Ranger Brings Little Bighorn Battle To Life
The Little Bighorn Battlefield National Monument is one of the most visited locations in the National Park Service system. And though there’s an extensive – and thorough – self-guided tour along the five miles that comprise the site, it’s always nice to have someone who can place you at the center of an historic event.
Today, we visit a veteran park ranger who takes us to the Little Bighorn Battle as if it were happening right now.
I’m standing on the rolling hills of the Little Bighorn Battlefield in Montana. It’s a scorching hot summer afternoon…just like it was in 1876 when Lieutenant Colonel George Armstrong Custer and his entire immediate command were killed by Lakota, Cheyenne and Arapaho warriors. You don’t have to go far to find a book, historical documentary or film about what too place here. Finding the truth is another matter. There’s where Mike Donahue comes in.
“Why did it happen in the first place?” asks Mike Donahue during his presentation at the Little Bighorn Battlefield. “Because you had two peoples that really didn’t understand or appreciate one another very well. After the Civil War…you’ll have a migration of non-Indians coming out here. And they will bring with them certain attitudes about the land and Native peoples.”
Mike Donahue is in his twenty-fourth year of being a seasonal park ranger at the Little Bighorn Battlefield National Monument. Mike’s interest in the battle goes back to 1958, when he saw a Disney film about Comanche, a horse from Custer’s command that survived the carnage. Then there’s Mike’s Irish heritage.
“Most of Custer’s men were of Irish descent,” Donahue explains. “After the potato famine, a lot of them came over looking for a job in America. They arrive at the worst possible time. The Panic of 1873 had thrown this country into tremendous economic straits. And, so what we have is a lot of young men trying to find work…and the Seventh Cavalry ends up being one of the places they can get a job.”
Mike Donahue’s lifelong interest in the Little Bighorn Battle has led him to offer not just the white side of the story, but all sides as well as the extensive background history that led to the final great conflict of what’s been referred to as “The Indian Wars”.
“From right after the battle, the Army had jurisdiction over this battlefield,” says Donahue. “And, so, the military perspective, the Custer perspective was the main thing they focused on. It wasn’t til the 60s, you know, with the American Indian Movement going on and people becoming more sensitive to the Native perspective that they began to think… ‘Hey, you need to tell both side of the story here.’ And you see that starting to happen through the 60s, the 70s… I arrived here I the late 80s and one of the things we were told when I first came to work here was ‘You’re gonna tell all sides of the story here…you’re gonna do it fairly, and you’re gonna do it with equity.”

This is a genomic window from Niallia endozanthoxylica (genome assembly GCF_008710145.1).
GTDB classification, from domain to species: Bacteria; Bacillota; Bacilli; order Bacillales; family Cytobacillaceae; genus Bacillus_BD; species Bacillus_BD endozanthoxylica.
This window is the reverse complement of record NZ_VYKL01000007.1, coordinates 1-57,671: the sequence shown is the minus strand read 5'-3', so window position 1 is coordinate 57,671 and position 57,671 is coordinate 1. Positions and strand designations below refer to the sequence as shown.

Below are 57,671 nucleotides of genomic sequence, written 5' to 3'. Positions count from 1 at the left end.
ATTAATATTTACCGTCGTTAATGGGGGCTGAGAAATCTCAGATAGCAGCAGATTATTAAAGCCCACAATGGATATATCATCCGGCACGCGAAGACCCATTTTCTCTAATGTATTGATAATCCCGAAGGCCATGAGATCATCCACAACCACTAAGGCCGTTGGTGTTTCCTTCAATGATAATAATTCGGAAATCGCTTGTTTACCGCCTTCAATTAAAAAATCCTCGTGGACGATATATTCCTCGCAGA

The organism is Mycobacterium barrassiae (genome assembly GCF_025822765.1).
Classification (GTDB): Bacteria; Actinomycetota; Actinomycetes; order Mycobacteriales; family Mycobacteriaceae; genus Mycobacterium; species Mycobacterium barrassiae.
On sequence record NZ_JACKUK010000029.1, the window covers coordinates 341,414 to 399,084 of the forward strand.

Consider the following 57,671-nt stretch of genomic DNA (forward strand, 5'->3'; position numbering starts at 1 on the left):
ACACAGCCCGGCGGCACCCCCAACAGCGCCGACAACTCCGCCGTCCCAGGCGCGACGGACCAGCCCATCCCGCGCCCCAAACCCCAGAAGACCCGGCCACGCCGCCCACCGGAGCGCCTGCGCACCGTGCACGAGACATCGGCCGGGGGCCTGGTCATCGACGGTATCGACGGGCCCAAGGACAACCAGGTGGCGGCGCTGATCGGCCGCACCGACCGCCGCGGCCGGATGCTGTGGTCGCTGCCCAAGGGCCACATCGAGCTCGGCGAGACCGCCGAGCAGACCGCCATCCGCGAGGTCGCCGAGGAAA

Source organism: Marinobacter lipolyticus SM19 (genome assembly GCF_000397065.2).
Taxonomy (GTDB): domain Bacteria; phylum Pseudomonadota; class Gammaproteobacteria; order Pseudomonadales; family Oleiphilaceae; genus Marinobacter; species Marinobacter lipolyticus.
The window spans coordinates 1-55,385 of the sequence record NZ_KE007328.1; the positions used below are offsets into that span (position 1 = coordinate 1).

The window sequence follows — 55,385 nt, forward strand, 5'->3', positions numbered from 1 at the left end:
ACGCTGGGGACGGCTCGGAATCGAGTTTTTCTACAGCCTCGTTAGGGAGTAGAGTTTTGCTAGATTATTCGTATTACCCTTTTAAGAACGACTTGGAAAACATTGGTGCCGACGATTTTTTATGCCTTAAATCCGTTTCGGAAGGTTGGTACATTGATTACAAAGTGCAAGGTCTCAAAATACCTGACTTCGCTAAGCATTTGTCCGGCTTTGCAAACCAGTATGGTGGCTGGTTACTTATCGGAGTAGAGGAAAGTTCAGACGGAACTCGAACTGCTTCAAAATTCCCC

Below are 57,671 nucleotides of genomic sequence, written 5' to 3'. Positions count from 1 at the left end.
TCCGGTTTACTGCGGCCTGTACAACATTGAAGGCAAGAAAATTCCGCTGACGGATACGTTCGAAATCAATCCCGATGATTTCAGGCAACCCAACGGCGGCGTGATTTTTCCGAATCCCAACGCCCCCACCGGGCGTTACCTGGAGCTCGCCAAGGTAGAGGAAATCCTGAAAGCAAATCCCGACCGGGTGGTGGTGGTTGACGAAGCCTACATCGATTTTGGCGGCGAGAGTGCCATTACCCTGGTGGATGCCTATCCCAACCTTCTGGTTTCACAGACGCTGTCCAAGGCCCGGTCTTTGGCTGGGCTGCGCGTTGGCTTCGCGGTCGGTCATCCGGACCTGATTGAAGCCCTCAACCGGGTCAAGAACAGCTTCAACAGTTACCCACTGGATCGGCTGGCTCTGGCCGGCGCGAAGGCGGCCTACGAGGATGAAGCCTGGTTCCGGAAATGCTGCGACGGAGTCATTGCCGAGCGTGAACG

“This is his specialty, this battle,” says Ken Woody. “He studies it in detail.”
Woody is Chief of Interpretation at the Little Bighorn Battlefield. He’s known Mike Donahue for the past 12 years. Ken Woody says although all rangers are instructed to tell the complete story of the conflict that took place here, Mike Donahue’s ability to do that is unique.
“He probably knows about this battle more than anyone else,” Woody comments. “He really digs for information. He’ll go to different universities and different libraries…private collectors and final journals, final manuscripts and he interviews a lot of people. So, he’s…he’s doing independent research and he actually is adding to our knowledge here from that.”
Ken Woody adds that it’s as much Mike Donahue’s skill at telling a story as it is his extensive knowledge that makers his presentations about the Battle of the Little Bighorn stand apart from the rest.
“He’s taken it to a high level of being able to make people laugh at his talk, even cry at his talk,” says Woody. “And think differently about the battle rather than just good guy-bad guy…goes into the deeper psyche of the human…touches the heart. And that’s what interpretation’s about. It’s actually an art form.”
The audience agrees with Ken Woody’s assessment of Mike Donahue’s storytelling abilities. Washington state resident Phil Levenseller says Mike’s presentation was much more than he expected.
“I think it was truly remarkable,” Levenseller observes. “You can tell that there’s a tremendous amount of passion that he has towards it…just drew you in, and you just wanted it to keep going.”
Mike’s participation in archeological digs on the battlefield has also fueled his desire to tell as accurate a story as possible about what took place here in 1876.
“I find that just fascinating,” Donahue says. “Cause we learn more about the battle…from not only reading the Indian accounts, but also from the tremendous amount of information gleaned from the archeological digs.”
“They felt it was their God-given right to change this land,” Mike Donahue advises as his presentation continues. “They called it Manifest what, folks?”
“Destiny,” replies the audience.
“Yeah. You’ve all heard that…Manifest Destiny,” Donahue confirms. “How did they look at the Native peoples out here? They looked at them as less than human. They called them savages and barbarians and uncivilized. They said…’It’s our job to make a Christian farmer out of each and every one of them.’ Folks, those were the attitudes of the 1870s.”
Listening to his presentation, it’s obvious to visitors that Mike possesses an unrivaled passion for bringing to life what occurred at the Little Bighorn more than a century ago – and taking his audience there along with him.
For more information: http://www.nps.gov/libi/index.htm